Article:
Ireland’s government should cut public sector pay again to get its budget deficit under control, the ECB’s departing chief economist Juergen Stark said in an interview published on Monday.
Mr. Stark’s comments, made hours before his shock resignation on Friday, heap pressure on Prime Minister Enda Kenny to go beyond the €3.6-billion ($4.9-billion U.S.) in austerity measures planned for next year and put his government’s pledge to protect public sector wages under scrutiny.
“The government should be even more ambitious in cutting the public deficit ratio, which is still at double-digit level,” Mr. Stark was quoted as saying in the Irish Times interview.
“From a political point of view -- on which in principle I have no comment -- one needs to consider that other countries of the euro area provide financial support to Ireland, (countries) in which the wages of the civil service are significantly lower.
“This needs to be corrected.”
Mr. Stark, the top German at the European Central Bank, resigned in a conflict over its bond-buying program but remains on its board until a successor is appointed.
Analysts said his comments reflected a view in Frankfurt that Ireland needed to do more to ensure its €85-billion bailout is a success.
The ECB is part of the Troika of official creditors, including the International Monetary Fund and the European Commission, which monitors Dublin’s bailout progress. The ECB has lent banks in Ireland nearly 100 billion euros in emergency liquidity.
“While Stark is recognized as the most hawkish member of the governing council, some of the views are governing council views,” said Dermot O’Leary, chief economist at Goodbody Stockbrokers. “We have to be cognizant of what the ECB says because we have so much liquidity outstanding from them.”
Ireland’s Finance Minister Michael Noonan, a member of the senior party in the coalition government, the centre-right Fine Gael party, has already said he is considering raising the level of adjustment for the 2012 budget to €4-billion from €3.6-billion currently.
Mr. Stark’s intervention, however, makes things difficult for Fine Gael’s junior coalition party, Labour, whose leader said during the election campaign that a vote for them meant things would be done “Labour’s way” rather than “Frankfurt’s way”.
Energy Minister Pat Rabbitte, a senior member of the Labour party, rubbished Stark’s comments. “Arguments that we should further depress the economy because of an inflexible ideological position is not the way to go,” he told state broadcaster RTE.
But fellow Labour minister Brendan Howlin, who is in charge of public spending, said Dublin had not yet decided what level of fiscal adjustment would be needed to get to a deficit of 8.6 per cent of GDP next year from an estimated 10 per cent in 2011.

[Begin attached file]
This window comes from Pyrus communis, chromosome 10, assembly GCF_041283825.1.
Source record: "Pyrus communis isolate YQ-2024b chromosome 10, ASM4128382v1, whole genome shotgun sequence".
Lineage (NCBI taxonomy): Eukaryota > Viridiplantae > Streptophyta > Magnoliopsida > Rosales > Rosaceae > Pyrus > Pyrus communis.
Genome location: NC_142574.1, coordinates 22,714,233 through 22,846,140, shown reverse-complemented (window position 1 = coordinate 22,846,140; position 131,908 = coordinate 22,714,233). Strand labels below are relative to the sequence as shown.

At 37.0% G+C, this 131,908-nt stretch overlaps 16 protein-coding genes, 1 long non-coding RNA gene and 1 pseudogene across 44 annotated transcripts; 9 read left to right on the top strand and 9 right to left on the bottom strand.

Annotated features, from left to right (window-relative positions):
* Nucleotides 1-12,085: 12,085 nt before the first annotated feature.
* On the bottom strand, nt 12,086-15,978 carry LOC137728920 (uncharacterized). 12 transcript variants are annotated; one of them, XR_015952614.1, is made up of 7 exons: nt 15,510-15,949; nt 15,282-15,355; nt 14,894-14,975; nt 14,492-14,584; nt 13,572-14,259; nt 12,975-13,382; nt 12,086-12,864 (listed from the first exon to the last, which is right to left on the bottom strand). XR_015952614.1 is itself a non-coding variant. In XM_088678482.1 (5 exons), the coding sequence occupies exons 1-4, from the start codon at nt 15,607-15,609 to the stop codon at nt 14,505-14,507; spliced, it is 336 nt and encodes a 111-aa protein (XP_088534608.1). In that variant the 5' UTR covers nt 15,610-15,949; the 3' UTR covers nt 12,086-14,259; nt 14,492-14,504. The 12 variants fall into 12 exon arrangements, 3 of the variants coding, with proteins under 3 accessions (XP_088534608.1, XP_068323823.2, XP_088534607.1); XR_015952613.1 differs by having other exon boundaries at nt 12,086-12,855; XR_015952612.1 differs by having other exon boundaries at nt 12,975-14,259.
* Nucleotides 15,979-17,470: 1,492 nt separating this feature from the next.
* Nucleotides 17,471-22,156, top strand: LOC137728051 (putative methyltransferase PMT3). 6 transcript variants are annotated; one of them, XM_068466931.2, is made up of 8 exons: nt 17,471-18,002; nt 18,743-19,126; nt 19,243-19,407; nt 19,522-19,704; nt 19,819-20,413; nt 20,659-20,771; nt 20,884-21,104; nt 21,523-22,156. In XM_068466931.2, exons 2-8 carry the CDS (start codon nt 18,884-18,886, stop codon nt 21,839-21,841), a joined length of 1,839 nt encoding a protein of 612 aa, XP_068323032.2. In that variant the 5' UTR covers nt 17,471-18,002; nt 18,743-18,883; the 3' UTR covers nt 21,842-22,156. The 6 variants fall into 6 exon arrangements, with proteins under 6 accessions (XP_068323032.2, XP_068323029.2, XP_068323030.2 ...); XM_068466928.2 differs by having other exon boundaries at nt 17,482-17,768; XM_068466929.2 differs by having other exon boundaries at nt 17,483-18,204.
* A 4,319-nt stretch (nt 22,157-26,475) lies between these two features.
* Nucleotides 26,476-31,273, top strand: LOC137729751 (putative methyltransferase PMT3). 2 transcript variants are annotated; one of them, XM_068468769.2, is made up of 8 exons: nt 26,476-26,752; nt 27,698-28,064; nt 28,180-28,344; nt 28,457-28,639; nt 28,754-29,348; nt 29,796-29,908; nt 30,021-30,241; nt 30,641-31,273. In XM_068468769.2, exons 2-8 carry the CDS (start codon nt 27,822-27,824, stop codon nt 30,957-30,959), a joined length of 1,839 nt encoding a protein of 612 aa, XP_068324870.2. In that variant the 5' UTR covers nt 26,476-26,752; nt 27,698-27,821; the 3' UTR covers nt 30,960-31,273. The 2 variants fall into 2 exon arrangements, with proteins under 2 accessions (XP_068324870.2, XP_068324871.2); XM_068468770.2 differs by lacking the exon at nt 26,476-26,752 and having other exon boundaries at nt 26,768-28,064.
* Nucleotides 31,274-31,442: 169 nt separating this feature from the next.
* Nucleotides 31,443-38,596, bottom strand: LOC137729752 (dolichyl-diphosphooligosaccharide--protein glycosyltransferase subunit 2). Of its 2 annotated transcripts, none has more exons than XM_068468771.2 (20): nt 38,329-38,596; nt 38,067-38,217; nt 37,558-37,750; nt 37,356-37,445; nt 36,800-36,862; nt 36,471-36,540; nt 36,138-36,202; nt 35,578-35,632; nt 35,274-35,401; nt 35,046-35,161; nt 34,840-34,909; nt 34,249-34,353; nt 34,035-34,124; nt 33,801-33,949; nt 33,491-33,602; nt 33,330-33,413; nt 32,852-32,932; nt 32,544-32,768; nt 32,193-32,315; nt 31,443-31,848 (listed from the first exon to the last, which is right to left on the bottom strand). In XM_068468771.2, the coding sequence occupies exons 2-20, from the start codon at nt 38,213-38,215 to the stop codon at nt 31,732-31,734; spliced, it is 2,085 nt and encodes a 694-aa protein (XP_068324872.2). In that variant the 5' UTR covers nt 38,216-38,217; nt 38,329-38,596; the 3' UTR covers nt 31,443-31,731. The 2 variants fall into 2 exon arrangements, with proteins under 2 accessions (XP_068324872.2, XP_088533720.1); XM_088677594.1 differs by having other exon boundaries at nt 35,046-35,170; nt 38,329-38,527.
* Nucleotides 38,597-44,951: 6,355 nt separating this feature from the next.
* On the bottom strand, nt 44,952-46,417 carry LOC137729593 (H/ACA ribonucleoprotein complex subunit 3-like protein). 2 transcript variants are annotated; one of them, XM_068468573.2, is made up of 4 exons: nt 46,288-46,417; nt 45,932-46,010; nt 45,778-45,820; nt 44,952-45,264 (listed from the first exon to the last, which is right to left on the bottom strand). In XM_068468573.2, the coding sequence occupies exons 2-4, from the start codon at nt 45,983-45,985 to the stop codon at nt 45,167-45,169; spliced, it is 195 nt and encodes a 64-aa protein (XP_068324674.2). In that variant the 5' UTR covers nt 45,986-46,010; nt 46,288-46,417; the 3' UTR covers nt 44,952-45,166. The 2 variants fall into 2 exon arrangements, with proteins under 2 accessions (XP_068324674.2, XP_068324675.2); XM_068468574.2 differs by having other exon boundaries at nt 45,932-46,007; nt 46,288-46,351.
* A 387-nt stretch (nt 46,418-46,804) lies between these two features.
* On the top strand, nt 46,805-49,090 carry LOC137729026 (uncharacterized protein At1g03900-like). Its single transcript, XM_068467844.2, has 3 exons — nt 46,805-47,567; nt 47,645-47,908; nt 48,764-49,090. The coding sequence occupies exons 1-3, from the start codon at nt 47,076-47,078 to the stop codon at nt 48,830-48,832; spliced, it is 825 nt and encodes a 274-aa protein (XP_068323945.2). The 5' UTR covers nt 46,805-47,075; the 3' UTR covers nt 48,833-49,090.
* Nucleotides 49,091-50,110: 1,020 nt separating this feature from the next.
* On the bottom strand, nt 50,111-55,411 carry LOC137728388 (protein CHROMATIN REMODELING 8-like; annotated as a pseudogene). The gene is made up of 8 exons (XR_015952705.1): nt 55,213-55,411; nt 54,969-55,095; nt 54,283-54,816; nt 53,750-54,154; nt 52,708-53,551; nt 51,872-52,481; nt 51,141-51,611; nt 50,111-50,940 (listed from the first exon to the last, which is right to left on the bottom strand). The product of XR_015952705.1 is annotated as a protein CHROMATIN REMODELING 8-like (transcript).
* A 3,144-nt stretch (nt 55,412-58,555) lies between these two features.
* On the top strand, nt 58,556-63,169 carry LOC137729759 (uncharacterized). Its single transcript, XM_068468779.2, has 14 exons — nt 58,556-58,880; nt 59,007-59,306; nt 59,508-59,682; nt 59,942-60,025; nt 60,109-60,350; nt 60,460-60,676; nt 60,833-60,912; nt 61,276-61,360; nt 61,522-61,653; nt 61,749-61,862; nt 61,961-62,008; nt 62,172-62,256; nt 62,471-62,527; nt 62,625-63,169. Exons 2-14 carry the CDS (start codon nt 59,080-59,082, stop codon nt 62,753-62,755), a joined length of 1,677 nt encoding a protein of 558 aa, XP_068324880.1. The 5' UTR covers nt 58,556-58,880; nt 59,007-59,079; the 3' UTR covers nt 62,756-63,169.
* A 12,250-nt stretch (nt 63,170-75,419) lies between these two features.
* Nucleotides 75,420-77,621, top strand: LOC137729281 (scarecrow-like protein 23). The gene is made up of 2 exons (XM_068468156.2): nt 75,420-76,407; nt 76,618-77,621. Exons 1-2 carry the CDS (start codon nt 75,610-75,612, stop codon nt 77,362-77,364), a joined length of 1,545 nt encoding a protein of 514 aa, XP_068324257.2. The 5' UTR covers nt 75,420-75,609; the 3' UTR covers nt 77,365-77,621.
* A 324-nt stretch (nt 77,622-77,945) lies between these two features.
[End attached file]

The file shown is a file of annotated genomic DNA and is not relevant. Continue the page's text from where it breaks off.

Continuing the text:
Dublin is also under pressure from Europe and the IMF to raise more than the €2-billion earmarked by the government from the sale of non-strategic state assets.
Mr. Howlin said the government might consider a higher target if Dublin could use some of the proceeds to stimulate the economy.
A government-sponsored report earlier this year outlined potential sales of up to €5-billion said Dublin should sell parts of state-run energy companies the Electricity Supply Board (ESB) and Bord Gais, which have a total book value of €4-billion and €1.4-billion respectively.
Mr. Rabbitte ruled out selling a majority stake in their transmission and distribution networks and said selling any part of either company would have to be carefully considered.
“They are the jewels in the crown,” he said.
Ireland has cut public sector pay by an average of 15 per cent since 2008 but Mr. Stark said Irish and Greek workers were still better paid than their counterparts across Europe despite both countries being forced into emergency bailouts.
Mr. Kenny, elected to office in February, has vowed to honour the previous government’s pledge not to cut public sector pay again and avoid forced job cuts as long as unions agree to voluntary redundancies and longer working hours.
Breaking this “Croke Park” deal could trigger industrial unrest and undermine Mr. Kenny’s ability to get Ireland’s budget deficit under an EU limit of 3 per cent of Gross Domestic Product (GDP) by 2015 from an estimated 10 per cent this year.
Mr. Stark said the Irish government should also look at adjusting the social welfare system, healthcare, pensions and private sector pay agreements.
Jack O’Connor, general president of Ireland’s largest trade union, SIPTU, said workers would not stand for Stark’s prescriptions. “It’s a good day for Europe that he resigned,” he said.